WHEN: Wednesday, September 11, 10 a.m. PST
WHERE: I-80, Derby Dam Exit, Sparks, Nevada
Construction of the Derby Dam fish screen will help Reclamation fulfill its mission to provide reliable water in an environmentally sound manner. This project will restore watershed connectivity and support fish movement along the Truckee River and promote the recovery of the federally threatened Lahontan Cutthroat Trout, as well as fishing and recreation opportunities in Nevada.
Two decades of concentrated efforts by the U.S. Fish and Wildlife Service’s Lahontan National Fish Hatchery Complex and Pyramid Lake Paiute Tribe have helped the threatened Lahontan Cutthroat Trout, a fish once thought to be extinct, successfully move from Pyramid Lake, past Derby Dam, to the lower Truckee River for spawning. Installation of the screen will provide substantially improved access to important upstream rearing and spawning habitat for threatened Lahontan Cutthroat Trout for the first time since 1905.
Reclamation entered into a cooperative agreement with Farmers Conservation Alliance (FCA) to design, construct and commission a horizontal fish screen. The horizontally oriented fish screen will work with the diverted flow of water rather than against it, providing consistent fish protection by allowing fish and debris to move above and over the surface of the screen material.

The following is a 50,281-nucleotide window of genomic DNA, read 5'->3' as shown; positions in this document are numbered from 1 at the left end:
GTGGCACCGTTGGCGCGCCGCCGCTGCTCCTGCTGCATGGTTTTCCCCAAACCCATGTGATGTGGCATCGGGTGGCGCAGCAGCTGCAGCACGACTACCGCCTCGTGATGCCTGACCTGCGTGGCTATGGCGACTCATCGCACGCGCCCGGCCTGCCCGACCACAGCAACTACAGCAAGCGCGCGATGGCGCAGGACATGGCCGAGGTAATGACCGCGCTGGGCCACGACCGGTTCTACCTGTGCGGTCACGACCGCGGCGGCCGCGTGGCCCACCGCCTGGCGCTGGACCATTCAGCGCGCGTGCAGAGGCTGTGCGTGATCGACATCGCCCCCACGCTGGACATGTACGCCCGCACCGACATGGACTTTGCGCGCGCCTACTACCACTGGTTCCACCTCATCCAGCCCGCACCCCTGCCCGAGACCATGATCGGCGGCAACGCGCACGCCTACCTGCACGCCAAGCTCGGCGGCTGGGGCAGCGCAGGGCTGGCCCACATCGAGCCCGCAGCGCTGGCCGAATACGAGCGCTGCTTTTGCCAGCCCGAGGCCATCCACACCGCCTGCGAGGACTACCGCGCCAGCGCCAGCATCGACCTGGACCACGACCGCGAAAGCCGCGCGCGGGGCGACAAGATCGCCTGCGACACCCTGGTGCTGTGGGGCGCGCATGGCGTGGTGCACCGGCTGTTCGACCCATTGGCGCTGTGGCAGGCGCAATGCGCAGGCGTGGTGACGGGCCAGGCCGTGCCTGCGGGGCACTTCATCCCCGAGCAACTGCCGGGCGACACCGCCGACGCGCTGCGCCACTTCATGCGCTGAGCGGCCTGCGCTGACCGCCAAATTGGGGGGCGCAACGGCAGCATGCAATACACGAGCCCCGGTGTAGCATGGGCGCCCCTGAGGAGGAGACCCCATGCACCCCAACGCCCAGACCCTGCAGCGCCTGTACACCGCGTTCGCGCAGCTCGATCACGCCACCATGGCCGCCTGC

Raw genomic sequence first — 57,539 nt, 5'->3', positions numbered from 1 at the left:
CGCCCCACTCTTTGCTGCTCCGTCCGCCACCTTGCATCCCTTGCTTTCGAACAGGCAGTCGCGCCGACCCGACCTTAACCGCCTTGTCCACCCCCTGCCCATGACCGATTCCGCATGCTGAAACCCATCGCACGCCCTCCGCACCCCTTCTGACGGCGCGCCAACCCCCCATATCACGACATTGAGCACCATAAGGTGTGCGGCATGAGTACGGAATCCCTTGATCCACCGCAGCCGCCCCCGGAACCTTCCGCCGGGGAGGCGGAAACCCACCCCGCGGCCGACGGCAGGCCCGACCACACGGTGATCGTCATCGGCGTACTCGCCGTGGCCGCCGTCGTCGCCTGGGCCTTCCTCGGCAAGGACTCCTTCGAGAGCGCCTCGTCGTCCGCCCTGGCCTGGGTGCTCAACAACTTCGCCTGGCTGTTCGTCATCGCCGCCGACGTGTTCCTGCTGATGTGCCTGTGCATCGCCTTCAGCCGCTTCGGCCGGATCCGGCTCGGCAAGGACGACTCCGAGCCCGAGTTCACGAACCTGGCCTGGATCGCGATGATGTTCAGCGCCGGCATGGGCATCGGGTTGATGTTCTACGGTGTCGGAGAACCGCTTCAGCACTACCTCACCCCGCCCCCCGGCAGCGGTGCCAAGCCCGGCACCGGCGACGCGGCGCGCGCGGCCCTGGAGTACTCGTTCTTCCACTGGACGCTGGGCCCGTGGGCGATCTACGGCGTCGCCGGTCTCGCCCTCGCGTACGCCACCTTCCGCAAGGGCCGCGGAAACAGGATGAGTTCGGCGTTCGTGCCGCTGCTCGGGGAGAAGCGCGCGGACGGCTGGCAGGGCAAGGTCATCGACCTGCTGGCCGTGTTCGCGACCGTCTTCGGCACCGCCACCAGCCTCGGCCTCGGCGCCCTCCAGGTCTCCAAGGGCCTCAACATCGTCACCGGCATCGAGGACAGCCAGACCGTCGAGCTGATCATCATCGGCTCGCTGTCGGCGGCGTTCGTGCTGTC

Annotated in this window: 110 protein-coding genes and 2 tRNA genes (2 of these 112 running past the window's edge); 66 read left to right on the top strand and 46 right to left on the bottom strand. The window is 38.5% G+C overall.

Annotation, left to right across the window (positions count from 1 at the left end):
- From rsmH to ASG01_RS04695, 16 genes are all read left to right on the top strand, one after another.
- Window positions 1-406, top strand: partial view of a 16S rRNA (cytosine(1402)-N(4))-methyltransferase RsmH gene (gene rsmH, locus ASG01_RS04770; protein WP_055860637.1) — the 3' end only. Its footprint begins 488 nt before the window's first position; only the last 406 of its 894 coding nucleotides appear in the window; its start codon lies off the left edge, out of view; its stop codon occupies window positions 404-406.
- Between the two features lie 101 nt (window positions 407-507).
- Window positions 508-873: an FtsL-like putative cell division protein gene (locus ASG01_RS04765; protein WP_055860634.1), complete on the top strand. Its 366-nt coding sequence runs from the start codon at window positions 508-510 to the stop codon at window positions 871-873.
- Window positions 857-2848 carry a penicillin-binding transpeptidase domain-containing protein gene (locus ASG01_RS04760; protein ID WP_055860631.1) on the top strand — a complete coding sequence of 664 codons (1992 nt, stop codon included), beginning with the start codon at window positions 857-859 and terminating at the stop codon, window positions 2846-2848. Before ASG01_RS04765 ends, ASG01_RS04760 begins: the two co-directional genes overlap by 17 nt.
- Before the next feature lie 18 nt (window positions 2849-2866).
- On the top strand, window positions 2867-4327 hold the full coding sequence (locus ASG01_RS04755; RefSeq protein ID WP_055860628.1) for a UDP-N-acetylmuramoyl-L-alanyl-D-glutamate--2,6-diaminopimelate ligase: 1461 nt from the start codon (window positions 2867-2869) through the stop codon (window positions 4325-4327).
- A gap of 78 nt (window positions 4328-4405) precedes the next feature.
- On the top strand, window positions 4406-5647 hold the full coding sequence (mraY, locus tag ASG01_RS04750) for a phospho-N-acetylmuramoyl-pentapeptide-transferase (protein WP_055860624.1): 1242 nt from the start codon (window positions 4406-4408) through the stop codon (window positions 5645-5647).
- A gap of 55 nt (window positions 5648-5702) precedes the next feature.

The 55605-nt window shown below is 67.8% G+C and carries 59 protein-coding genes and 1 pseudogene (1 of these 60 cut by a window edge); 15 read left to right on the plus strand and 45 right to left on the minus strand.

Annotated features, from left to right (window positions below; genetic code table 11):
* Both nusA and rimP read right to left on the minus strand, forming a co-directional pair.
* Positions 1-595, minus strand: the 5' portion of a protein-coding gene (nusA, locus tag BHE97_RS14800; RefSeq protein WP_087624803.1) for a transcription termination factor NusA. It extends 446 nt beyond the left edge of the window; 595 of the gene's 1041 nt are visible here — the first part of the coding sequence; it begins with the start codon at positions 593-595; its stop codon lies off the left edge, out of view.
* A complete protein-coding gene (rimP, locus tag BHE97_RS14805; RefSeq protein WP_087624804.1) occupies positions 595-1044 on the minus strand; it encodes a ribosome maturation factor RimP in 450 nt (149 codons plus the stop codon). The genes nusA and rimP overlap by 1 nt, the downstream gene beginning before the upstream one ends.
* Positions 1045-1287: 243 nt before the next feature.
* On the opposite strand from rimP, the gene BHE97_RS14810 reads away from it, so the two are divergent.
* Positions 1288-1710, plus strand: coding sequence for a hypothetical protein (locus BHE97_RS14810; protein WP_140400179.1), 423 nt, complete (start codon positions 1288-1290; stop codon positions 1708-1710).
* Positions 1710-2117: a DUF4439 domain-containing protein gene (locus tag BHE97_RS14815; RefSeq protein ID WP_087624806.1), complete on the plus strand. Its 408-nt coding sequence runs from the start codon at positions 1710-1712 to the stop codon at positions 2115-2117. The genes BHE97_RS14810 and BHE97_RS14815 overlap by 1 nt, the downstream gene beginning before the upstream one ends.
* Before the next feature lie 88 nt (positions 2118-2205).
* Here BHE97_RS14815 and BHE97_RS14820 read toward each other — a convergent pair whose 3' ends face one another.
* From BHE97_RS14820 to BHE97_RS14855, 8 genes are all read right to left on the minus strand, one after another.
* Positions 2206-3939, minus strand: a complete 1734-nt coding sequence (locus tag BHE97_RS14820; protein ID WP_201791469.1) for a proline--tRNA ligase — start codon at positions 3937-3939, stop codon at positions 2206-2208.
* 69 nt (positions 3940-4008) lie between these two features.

Construction of the screen is expected to be complete in Fall 2020. The construction of Derby Dam, completed in 1905, was one of the first projects of the newly formed U.S. Reclamation Service (now Bureau of Reclamation) organized under the Reclamation Act of 1902. Today, Reclamation oversees infrastructure that delivers water to more than 31 million people and provides one out of five western farmers with irrigation water for 10 million acres of farmland.